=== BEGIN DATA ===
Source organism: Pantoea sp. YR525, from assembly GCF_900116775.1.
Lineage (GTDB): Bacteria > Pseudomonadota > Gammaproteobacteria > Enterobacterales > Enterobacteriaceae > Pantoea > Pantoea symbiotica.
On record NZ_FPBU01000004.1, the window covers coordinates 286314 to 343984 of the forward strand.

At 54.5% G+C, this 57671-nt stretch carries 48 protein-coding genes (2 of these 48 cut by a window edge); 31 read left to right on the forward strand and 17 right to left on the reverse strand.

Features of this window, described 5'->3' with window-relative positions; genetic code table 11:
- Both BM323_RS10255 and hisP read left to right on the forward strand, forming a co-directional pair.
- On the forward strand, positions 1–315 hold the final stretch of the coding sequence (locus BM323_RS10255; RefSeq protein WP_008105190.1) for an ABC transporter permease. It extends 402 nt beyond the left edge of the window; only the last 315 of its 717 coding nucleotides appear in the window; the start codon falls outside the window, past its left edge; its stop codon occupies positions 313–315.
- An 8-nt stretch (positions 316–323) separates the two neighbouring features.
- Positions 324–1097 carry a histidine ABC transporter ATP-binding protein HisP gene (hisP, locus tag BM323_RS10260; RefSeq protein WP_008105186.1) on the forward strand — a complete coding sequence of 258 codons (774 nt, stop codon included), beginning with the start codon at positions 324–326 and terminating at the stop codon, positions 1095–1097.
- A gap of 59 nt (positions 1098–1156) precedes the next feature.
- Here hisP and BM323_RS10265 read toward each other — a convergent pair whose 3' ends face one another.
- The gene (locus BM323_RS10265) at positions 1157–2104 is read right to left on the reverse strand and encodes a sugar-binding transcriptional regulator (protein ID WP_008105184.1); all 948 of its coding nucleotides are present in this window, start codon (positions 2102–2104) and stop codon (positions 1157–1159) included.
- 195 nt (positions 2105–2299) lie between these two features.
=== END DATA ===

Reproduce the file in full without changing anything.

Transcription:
Source organism: Pantoea sp. YR525, from assembly GCF_900116775.1.
Lineage (GTDB): Bacteria > Pseudomonadota > Gammaproteobacteria > Enterobacterales > Enterobacteriaceae > Pantoea > Pantoea symbiotica.
On record NZ_FPBU01000004.1, the window covers coordinates 286314 to 343984 of the forward strand.

At 54.5% G+C, this 57671-nt stretch carries 48 protein-coding genes (2 of these 48 cut by a window edge); 31 read left to right on the forward strand and 17 right to left on the reverse strand.

Features of this window, described 5'->3' with window-relative positions; genetic code table 11:
- Both BM323_RS10255 and hisP read left to right on the forward strand, forming a co-directional pair.
- On the forward strand, positions 1–315 hold the final stretch of the coding sequence (locus BM323_RS10255; RefSeq protein WP_008105190.1) for an ABC transporter permease. It extends 402 nt beyond the left edge of the window; only the last 315 of its 717 coding nucleotides appear in the window; the start codon falls outside the window, past its left edge; its stop codon occupies positions 313–315.
- An 8-nt stretch (positions 316–323) separates the two neighbouring features.
- Positions 324–1097 carry a histidine ABC transporter ATP-binding protein HisP gene (hisP, locus tag BM323_RS10260; RefSeq protein WP_008105186.1) on the forward strand — a complete coding sequence of 258 codons (774 nt, stop codon included), beginning with the start codon at positions 324–326 and terminating at the stop codon, positions 1095–1097.
- A gap of 59 nt (positions 1098–1156) precedes the next feature.
- Here hisP and BM323_RS10265 read toward each other — a convergent pair whose 3' ends face one another.
- The gene (locus BM323_RS10265) at positions 1157–2104 is read right to left on the reverse strand and encodes a sugar-binding transcriptional regulator (protein ID WP_008105184.1); all 948 of its coding nucleotides are present in this window, start codon (positions 2102–2104) and stop codon (positions 1157–1159) included.
- 195 nt (positions 2105–2299) lie between these two features.